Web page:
Our second main priority in this new Millennium is economic growth and development in the poorest countries. President Bush is an ardent supporter of increased assistance and debt relief for developing countries especially in Africa. From 2000 to 2004 U.S. development assistance more than doubled, reaching $19 billion. Assistance to Africa almost tripled, reaching $3.2 billion in 2004. The administration also seeks to encourage trade with developing countries. We have supported the enhanced Africa Growth and Opportunity Act, which offers special access to U.S. markets, and increased assistance to build the capacity to take full advantage of the market access offered.

President Bush has stressed, however, that aid can only really help if the recipient countries can use the assistance effectively. Hence, the President supported the creation of the Millennium Challenge Account (MCA), a program that channels aid to countries that have implemented good policies by ruling justly, investing in their people, and encouraging economic freedom. The MCA program began operation in 2004, and so far two countries Madagascar and Honduras have signed compacts to get aid to help with specific projects that will increase domestic growth and productivity. Two more Cape Verde and Nicaragua have been approved and should sign their compacts soon.

We encourage the international development banks -- the World Bank and the regional banks, like the Inter-American Development Bank -- to continue to encourage reforms, as a condition for their lending.

We have also helped with the recovery from the tsunami that struck countries in the Indian Ocean at the end of last year. We have coordinated the U.S. government effort to help the people of Indonesia, Sri Lanka, Thailand and the Maldives recover from that disaster and are working regionally to put in place a multi-hazard warning system to prepare for possible future disasters.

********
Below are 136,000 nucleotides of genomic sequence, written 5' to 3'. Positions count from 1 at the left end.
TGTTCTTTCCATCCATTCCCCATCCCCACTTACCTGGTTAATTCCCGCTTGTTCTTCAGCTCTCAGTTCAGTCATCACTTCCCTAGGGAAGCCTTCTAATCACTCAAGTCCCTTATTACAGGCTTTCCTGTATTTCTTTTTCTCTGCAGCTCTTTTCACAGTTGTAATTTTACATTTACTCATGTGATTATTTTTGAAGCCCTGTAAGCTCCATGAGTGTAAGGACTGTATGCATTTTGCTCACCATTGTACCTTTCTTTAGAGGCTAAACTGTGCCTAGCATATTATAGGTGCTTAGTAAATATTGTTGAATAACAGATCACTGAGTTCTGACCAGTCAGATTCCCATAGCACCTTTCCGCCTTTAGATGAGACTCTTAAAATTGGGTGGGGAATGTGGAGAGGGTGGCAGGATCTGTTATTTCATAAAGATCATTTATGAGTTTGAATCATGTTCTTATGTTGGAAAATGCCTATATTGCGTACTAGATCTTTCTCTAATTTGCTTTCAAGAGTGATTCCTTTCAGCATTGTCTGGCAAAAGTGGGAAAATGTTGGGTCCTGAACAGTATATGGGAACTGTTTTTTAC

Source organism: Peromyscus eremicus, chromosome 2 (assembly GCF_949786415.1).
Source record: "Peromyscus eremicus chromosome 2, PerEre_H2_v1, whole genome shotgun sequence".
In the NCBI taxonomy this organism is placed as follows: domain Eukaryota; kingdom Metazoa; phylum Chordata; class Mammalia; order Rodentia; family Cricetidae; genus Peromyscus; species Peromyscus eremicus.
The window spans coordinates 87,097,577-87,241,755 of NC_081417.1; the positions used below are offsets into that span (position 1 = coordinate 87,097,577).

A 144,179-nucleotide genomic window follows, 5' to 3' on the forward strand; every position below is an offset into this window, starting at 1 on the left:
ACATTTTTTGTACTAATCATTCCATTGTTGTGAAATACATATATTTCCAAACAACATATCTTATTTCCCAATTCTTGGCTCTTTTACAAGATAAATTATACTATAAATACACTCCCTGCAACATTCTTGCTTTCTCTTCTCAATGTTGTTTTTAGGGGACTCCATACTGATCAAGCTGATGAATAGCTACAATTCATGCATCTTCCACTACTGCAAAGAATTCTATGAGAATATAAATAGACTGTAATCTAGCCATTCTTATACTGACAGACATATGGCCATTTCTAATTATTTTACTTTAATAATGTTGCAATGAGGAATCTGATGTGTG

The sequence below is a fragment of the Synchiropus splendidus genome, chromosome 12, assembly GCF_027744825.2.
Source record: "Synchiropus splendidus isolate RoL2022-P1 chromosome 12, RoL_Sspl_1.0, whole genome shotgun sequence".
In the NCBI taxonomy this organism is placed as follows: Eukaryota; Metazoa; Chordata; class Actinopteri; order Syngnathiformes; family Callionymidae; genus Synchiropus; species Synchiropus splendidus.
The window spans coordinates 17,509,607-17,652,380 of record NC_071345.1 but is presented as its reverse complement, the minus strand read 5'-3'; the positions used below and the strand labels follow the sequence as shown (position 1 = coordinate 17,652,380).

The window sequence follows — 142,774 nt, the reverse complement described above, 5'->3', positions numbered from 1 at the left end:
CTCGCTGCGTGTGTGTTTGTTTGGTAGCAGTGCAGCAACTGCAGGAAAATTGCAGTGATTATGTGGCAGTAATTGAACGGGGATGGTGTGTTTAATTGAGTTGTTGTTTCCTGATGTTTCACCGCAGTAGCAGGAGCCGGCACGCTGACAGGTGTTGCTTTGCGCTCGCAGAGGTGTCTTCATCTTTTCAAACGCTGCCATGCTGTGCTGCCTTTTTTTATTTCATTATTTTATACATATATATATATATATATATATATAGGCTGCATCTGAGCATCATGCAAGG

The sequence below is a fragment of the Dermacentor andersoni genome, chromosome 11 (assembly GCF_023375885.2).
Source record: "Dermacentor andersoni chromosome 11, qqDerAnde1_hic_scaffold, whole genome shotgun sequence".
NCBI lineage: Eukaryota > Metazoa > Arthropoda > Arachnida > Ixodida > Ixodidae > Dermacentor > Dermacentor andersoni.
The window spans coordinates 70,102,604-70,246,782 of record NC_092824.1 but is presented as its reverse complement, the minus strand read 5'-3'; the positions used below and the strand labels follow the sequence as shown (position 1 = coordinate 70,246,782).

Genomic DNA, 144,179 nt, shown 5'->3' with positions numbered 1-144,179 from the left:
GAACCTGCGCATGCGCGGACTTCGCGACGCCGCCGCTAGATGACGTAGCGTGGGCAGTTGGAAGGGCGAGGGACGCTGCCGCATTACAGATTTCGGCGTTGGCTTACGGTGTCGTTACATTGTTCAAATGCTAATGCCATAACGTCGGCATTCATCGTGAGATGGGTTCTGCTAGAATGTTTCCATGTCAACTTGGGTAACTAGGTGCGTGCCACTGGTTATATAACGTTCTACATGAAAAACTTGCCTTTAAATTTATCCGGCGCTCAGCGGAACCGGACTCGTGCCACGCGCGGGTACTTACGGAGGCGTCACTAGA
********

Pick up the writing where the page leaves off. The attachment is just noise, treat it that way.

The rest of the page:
Trade and Investment

Our third priority is to promote increased international trade and investment, which will stimulate the global growth that benefits developing and industrialized countries alike.

The Administration's number one trade objective right now is to win Congressional approval for the U.S.-Central America/Dominican Republic Free Trade Agreement better known as CAFTA. This agreement will greatly benefit the United States and the five Central American countries and the Dominican Republic by slashing tariffs, improving the investment environment, and protecting intellectual property. The agreement also has requirements for the Central Americans and the Dominicans to enforce their labor laws that are more strict than in any other U.S. trade pact. These six countries are not a minor market. They bought nearly $16 billion in U.S. products last year more than our sales to India, Russia and Indonesia combined.